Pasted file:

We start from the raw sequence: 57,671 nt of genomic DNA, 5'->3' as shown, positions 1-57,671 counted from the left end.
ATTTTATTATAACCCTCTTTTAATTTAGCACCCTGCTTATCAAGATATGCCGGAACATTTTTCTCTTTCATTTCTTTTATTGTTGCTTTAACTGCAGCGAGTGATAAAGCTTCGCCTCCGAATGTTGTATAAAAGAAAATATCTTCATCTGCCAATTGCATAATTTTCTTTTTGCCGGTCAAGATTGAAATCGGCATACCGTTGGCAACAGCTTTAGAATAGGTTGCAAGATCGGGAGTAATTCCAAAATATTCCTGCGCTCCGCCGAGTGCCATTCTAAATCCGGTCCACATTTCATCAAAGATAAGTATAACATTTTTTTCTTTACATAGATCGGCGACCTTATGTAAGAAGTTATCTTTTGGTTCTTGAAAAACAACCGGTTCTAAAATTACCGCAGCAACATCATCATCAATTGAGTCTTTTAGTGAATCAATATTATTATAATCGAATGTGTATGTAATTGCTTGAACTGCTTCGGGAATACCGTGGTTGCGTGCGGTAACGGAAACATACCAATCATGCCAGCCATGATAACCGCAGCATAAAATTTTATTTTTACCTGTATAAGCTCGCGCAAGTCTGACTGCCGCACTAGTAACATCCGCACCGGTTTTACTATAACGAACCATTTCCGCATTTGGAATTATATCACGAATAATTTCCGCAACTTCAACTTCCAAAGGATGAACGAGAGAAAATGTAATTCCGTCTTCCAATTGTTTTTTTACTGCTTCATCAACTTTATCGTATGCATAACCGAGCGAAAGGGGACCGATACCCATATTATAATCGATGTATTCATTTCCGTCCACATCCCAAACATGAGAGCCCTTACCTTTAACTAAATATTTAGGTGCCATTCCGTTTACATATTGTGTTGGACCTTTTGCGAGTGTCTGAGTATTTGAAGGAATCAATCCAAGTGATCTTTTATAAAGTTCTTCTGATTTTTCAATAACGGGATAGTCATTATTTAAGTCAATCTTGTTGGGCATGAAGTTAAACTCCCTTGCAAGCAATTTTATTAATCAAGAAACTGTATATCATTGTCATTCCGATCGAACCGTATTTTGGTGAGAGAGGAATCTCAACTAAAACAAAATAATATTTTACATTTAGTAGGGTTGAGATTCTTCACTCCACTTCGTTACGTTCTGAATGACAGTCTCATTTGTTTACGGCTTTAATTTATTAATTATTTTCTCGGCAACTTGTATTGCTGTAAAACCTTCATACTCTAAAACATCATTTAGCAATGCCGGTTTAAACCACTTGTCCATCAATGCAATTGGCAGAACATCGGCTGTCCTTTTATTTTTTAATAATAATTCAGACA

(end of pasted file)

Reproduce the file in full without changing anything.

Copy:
We start from the raw sequence: 57,671 nt of genomic DNA, 5'->3' as shown, positions 1-57,671 counted from the left end.
ATTTTATTATAACCCTCTTTTAATTTAGCACCCTGCTTATCAAGATATGCCGGAACATTTTTCTCTTTCATTTCTTTTATTGTTGCTTTAACTGCAGCGAGTGATAAAGCTTCGCCTCCGAATGTTGTATAAAAGAAAATATCTTCATCTGCCAATTGCATAATTTTCTTTTTGCCGGTCAAGATTGAAATCGGCATACCGTTGGCAACAGCTTTAGAATAGGTTGCAAGATCGGGAGTAATTCCAAAATATTCCTGCGCTCCGCCGAGTGCCATTCTAAATCCGGTCCACATTTCATCAAAGATAAGTATAACATTTTTTTCTTTACATAGATCGGCGACCTTATGTAAGAAGTTATCTTTTGGTTCTTGAAAAACAACCGGTTCTAAAATTACCGCAGCAACATCATCATCAATTGAGTCTTTTAGTGAATCAATATTATTATAATCGAATGTGTATGTAATTGCTTGAACTGCTTCGGGAATACCGTGGTTGCGTGCGGTAACGGAAACATACCAATCATGCCAGCCATGATAACCGCAGCATAAAATTTTATTTTTACCTGTATAAGCTCGCGCAAGTCTGACTGCCGCACTAGTAACATCCGCACCGGTTTTACTATAACGAACCATTTCCGCATTTGGAATTATATCACGAATAATTTCCGCAACTTCAACTTCCAAAGGATGAACGAGAGAAAATGTAATTCCGTCTTCCAATTGTTTTTTTACTGCTTCATCAACTTTATCGTATGCATAACCGAGCGAAAGGGGACCGATACCCATATTATAATCGATGTATTCATTTCCGTCCACATCCCAAACATGAGAGCCCTTACCTTTAACTAAATATTTAGGTGCCATTCCGTTTACATATTGTGTTGGACCTTTTGCGAGTGTCTGAGTATTTGAAGGAATCAATCCAAGTGATCTTTTATAAAGTTCTTCTGATTTTTCAATAACGGGATAGTCATTATTTAAGTCAATCTTGTTGGGCATGAAGTTAAACTCCCTTGCAAGCAATTTTATTAATCAAGAAACTGTATATCATTGTCATTCCGATCGAACCGTATTTTGGTGAGAGAGGAATCTCAACTAAAACAAAATAATATTTTACATTTAGTAGGGTTGAGATTCTTCACTCCACTTCGTTACGTTCTGAATGACAGTCTCATTTGTTTACGGCTTTAATTTATTAATTATTTTCTCGGCAACTTGTATTGCTGTAAAACCTTCATACTCTAAAACATCATTTAGCAATGCCGGTTTAAACCACTTGTCCATCAATGCAATTGGCAGAACATCGGCTGTCCTTTTATTTTTTAATAATAATTCAGACA